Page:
Definitions

incorporeal being

Monism

[mon-iz-uhm, moh-niz-uhm]

Monism is the metaphysical and theological view that all is one, that all reality is subsumed under the most fundamental category of being or existence.

Monism is to be distinguished from dualism, which holds that ultimately there are two kinds of substance, and from pluralism, which holds that ultimately there are many kinds of substance.

Monism characterizes pantheism, panentheism, and naturalism. The concepts of absolutism, the monad, and the "universal substrate" are closely related.

Philosophical monism

Monism is often seen as partitioned into three basic types:

  1. Substantial Monism, which holds that there is a difference in substance of individual things or beings within reality.
  2. Attributive Monism, which holds that there are different attributes to things or beings in each category within reality.
  3. Absolute Monism, which holds that reality is only one substance and only one being. (see below)

Monism is further defined according to three kinds:

  1. Idealism, phenomenalism, or mentalistic monism which holds that only mind is real.
  2. Neutral monism, which holds that both the mental and the physical can be reduced to some sort of third substance, or energy.
  3. Physicalism or materialism, which holds that only the physical is real, and that the mental can be reduced to the physical.

Certain other positions are hard to pigeonhole into the above categories, including:

  1. Functionalism, like materialism, holds that the mental can ultimately be reduced to the physical, but also holds that all critical aspects of the mind are also reducible to some substrate-neutral "functional" level. Thus something need not be made out of neurons to have mental states. This is a popular stance in cognitive science and artificial intelligence.
  2. Eliminativism, which holds that talk of the mental will eventually be proved as unscientific and completely discarded. Just as we no longer follow the ancient Greeks in saying that all matter is composed of earth, air, water, and fire, people of the future will no longer speak of "beliefs", "desires", and other mental states. A subcategory of eliminativism is the radical behaviourism of B. F. Skinner.
  3. Anomalous monism, a position proposed by Donald Davidson in the 1970s as a way to resolve the mind-body problem. It could be considered (by the above definitions) either physicalism or neutral monism. Davidson holds that there is only physical matter, but that all mental objects and events are perfectly real and are identical with (some) physical matter. But physicalism retains a certain priority, inasmuch as (1) All mental things are physical, but not all physical things are mental, and (2) (As John Haugeland puts it) Once you take away all the atoms, there's nothing left. This monism was widely considered an advance over previous identity theories of mind and body, because it does not entail that one must be able to provide an actual method for redescribing any particular kind of mental entity in purely physical terms. Indeed there may be no such method. This is a case of nonreductive physicalism, or perhaps emergent physicalism/materialism.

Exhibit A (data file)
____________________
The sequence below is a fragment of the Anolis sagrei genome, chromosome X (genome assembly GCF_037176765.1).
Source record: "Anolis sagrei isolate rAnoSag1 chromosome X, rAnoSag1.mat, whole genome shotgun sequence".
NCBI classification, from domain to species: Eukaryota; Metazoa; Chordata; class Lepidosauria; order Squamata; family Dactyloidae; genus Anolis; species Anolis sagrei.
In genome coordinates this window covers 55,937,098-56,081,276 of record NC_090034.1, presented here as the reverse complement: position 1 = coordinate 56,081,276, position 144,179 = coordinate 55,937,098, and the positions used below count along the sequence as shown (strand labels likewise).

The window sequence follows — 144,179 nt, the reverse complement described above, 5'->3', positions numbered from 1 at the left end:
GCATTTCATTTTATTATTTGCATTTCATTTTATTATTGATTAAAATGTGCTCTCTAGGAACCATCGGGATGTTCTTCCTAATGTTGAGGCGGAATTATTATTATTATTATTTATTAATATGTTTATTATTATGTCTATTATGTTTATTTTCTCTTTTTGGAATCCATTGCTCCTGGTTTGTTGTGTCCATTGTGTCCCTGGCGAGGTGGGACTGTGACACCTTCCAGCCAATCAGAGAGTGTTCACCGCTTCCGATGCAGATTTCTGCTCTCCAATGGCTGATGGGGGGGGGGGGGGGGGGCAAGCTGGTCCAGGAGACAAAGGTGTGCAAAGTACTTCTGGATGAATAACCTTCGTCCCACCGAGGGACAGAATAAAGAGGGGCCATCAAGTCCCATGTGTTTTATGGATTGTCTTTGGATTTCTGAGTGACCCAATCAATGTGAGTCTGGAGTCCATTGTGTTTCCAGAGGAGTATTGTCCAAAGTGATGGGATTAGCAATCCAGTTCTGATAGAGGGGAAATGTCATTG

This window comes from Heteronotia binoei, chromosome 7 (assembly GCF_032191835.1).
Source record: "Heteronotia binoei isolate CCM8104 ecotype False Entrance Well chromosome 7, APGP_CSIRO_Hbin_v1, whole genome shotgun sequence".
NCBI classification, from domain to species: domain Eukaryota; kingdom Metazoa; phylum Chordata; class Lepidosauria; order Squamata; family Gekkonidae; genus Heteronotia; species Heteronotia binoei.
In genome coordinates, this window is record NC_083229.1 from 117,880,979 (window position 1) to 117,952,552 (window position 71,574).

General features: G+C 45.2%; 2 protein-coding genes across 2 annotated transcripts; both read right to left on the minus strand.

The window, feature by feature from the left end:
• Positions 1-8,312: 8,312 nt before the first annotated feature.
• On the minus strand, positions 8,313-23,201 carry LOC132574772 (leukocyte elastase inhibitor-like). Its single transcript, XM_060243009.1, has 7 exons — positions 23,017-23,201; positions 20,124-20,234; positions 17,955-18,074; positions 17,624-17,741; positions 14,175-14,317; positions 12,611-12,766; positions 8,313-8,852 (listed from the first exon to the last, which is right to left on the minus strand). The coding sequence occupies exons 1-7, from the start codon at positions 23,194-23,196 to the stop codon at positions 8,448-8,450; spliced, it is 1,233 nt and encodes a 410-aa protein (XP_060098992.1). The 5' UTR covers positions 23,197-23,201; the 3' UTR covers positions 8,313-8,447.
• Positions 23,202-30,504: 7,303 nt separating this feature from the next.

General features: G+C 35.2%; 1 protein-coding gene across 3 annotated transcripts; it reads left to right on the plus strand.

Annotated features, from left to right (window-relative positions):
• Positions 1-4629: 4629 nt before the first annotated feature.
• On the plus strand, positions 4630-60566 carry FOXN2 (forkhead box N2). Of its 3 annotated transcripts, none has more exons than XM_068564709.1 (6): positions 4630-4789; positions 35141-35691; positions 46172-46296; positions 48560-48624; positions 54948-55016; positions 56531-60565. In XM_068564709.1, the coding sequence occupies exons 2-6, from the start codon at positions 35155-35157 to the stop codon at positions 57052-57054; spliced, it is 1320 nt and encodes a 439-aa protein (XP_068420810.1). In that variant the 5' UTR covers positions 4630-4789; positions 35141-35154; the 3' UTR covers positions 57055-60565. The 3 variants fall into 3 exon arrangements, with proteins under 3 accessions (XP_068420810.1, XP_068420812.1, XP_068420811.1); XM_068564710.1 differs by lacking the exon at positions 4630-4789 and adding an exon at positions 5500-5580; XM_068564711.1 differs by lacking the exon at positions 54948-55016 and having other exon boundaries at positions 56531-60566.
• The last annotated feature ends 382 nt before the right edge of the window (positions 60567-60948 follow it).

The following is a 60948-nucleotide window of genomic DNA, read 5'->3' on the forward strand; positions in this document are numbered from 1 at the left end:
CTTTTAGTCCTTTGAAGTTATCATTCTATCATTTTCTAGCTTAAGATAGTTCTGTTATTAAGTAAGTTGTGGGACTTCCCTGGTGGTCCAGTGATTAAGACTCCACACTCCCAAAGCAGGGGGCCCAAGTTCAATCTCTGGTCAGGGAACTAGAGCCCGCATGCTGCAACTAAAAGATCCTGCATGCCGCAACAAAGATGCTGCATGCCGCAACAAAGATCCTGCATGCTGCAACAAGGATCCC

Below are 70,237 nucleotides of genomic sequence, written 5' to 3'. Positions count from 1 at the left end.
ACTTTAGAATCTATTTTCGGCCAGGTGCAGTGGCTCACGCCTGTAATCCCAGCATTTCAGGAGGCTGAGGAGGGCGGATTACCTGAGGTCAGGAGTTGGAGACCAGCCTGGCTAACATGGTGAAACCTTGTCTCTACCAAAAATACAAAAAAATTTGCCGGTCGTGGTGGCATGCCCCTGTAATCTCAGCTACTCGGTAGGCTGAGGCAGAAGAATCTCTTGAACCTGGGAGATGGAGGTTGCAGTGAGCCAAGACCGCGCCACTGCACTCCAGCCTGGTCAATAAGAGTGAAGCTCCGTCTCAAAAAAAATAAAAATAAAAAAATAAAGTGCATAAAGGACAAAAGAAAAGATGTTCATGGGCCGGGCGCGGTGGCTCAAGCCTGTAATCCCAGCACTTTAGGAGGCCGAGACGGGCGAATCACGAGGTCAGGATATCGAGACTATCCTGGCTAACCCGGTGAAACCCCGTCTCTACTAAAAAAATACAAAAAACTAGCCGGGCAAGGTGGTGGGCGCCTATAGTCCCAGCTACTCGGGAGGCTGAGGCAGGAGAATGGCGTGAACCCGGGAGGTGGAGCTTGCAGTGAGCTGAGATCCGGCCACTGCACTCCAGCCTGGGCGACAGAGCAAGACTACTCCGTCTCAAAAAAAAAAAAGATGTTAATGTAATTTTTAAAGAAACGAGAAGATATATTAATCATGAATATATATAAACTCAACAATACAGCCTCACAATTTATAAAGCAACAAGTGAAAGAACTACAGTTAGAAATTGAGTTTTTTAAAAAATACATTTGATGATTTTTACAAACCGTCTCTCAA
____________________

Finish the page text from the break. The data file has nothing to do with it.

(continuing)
4. Reflexive monism, a position developed by Max Velmans in 2000, as a method of resolving the difficulties associated with both dualist and reductionist agendas concerning consciousness, by viewing physical phenomena-as-perceived as being part of the contents of consciousness.
  5. Dialectical monism, a position which holds that reality is ultimately a unified whole, but asserting that this whole necessarily expresses itself in dualistic terms. For the dialectical monist, the essential unity is that of complementary polarities which, while opposed in the realm of experience and perception, are co-substantial in a transcendent sense.

Ancient philosophers

The following pre-Socratic philosophers described reality as being monistic:

  • Thales: Water.
  • Anaximander: Apeiron (meaning 'the undefined infinite'). Reality is some, one thing, but we cannot know what.